U.S. Army Corps of Engineers Jacksonville District ‘gets to the bottom’ of toe-ditch


Corporate Communications

LAKE OKEECHOBEE — “Getting to the bottom of it” is exactly what engineer equipment operators are doing at an 8 feet wide toe-ditch in Martin County near Canal Point, just north of Pahokee.

The U.S. Army Corps of Engineers does more than building infrastructure. More important, engineering equipment operators maintain the land at project construction sites along the shores of Lake Okeechobee by removing and cleaning up debris. This plays a pivotal role for dam safety operations. Paul Jacques, maintenance and quality assurance manager, explained: “Cleanup began a couple of months ago. It’s routine work.”

There is no timeline for expected completion. The toe-canal is a land drainage system centrally located on the Herbert Hoover Dike near Port Mayaca in Martin County, just north of Pahokee. Cleaning the toe-canal includes removing debris, tussocks, underbrush, passage bridge structures, muck and vegetation. “(The structures) are retaining water from its normal drainage. We are taking care of those impediments,” said Jacques.

“We need to keep the drainage so we can observe on the toe side for any type of seepage or boils, which is done more frequently as the water levels rise.” The cleanup starts at the beginning of the toe-canal around Spillway S-351 and spans an estimated 12 miles.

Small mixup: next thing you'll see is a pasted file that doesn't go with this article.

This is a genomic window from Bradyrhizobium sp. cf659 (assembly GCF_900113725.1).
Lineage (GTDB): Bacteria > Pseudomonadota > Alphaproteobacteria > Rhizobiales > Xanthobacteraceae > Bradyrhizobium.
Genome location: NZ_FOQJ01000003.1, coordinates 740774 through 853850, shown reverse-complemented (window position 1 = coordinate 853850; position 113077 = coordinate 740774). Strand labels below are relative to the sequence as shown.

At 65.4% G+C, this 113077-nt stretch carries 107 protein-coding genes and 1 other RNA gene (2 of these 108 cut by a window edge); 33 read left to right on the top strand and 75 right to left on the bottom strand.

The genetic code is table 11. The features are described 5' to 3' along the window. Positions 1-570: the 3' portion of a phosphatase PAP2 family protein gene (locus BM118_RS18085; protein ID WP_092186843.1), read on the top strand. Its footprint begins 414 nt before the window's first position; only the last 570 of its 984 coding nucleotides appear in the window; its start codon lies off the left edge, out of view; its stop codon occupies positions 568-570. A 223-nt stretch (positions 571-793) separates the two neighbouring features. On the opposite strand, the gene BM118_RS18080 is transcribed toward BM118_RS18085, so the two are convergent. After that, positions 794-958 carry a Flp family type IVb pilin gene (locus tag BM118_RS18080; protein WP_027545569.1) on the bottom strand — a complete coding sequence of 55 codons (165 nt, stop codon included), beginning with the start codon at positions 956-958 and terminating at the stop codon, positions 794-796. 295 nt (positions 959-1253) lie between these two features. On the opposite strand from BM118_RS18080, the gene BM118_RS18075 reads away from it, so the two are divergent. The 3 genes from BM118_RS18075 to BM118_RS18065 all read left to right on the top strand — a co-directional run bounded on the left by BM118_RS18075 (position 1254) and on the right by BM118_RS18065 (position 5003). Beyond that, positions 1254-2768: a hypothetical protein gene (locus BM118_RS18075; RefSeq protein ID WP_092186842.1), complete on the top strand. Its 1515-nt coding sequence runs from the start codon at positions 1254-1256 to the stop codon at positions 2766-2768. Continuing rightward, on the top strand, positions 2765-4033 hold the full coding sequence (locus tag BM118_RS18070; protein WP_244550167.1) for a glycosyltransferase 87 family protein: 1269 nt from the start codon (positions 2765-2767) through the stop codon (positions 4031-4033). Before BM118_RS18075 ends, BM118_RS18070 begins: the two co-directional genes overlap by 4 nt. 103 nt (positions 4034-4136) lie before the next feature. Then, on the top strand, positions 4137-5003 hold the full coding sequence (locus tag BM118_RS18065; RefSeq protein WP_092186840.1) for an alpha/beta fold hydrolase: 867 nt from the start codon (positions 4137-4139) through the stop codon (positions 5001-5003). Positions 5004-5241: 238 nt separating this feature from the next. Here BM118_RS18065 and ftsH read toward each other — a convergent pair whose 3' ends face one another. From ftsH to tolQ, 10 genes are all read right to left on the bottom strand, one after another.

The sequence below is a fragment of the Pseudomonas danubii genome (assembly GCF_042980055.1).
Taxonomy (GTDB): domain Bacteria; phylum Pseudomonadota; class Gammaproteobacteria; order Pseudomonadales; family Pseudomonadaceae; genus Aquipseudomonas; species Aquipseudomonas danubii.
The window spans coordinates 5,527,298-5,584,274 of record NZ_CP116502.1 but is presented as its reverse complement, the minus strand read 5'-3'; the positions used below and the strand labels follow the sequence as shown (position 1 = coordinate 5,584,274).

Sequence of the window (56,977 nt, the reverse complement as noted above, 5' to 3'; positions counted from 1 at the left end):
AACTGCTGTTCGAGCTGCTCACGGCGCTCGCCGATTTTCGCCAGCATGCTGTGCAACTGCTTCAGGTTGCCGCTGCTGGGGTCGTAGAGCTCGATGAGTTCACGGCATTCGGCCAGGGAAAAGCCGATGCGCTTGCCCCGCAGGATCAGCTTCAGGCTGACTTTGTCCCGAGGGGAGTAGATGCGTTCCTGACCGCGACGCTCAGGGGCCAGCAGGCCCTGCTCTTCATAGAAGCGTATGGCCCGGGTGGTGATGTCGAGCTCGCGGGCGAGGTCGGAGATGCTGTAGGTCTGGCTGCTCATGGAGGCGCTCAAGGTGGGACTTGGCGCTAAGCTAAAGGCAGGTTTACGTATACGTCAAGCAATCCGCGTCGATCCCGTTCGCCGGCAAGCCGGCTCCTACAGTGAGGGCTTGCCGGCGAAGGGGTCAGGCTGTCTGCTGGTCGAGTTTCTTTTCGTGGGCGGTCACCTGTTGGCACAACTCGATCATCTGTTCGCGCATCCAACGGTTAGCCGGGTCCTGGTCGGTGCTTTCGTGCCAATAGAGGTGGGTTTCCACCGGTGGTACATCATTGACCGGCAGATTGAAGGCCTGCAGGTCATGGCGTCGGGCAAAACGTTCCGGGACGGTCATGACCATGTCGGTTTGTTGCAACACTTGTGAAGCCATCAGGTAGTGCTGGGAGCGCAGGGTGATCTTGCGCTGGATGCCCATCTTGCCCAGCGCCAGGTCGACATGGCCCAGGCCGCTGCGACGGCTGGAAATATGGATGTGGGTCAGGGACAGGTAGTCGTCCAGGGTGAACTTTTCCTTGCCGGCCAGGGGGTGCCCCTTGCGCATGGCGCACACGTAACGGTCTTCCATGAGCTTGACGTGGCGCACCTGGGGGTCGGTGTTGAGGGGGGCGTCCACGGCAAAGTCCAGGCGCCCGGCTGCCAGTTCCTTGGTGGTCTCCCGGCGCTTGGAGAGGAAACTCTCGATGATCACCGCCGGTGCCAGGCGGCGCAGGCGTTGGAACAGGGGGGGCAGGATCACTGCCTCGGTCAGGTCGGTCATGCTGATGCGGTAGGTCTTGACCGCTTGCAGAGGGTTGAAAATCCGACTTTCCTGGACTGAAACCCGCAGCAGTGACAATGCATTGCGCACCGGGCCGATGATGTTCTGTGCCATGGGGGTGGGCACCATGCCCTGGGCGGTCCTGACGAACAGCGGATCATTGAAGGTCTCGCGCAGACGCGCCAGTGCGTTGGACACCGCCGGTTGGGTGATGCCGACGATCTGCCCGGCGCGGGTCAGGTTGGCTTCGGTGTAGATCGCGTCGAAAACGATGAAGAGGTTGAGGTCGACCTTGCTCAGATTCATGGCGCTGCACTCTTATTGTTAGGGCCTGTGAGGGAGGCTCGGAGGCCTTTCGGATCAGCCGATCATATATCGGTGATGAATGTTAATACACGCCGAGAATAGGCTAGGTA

“Water flows in the canal east and west and, when it reaches a higher elevation, it causes flows to the south of the pump station toward Pahokee,” lead engineer equipment operator James Hart said. Hart supervises a small team of four engineers ensuring the excavation of materials.

“(With) heavy rains, water rises, when structures fall into the drainage, it causes a blockage creating a dam effect when the water should be free-flowing,” Hart said. Additionally, the toe-ditch, also referred to as the C-1, is stabilized with materials of pea gravel, filtered with sand and then capped off with a lime-rock base. Ultimately, the layers of material help to block any seepage and keep the toe-ditch clean. “Cleanup allows for release of water retention and to help with the flood control in Pahokee,” Hart said.

Additionally, the toe-canal is a habitat to different species of wildlife including fish, birds and alligators. At present, the toe-canal is experiencing the dry season, which started in late November. The wet season usually starts in April 2021.

A bright, yellow,excavator is used to dig deep to the bottom of the toe-canal. Operations begin as early as 8:30 a.m. Various items are dug out with the excavator or a skid-steer and then put aside for proper disposal.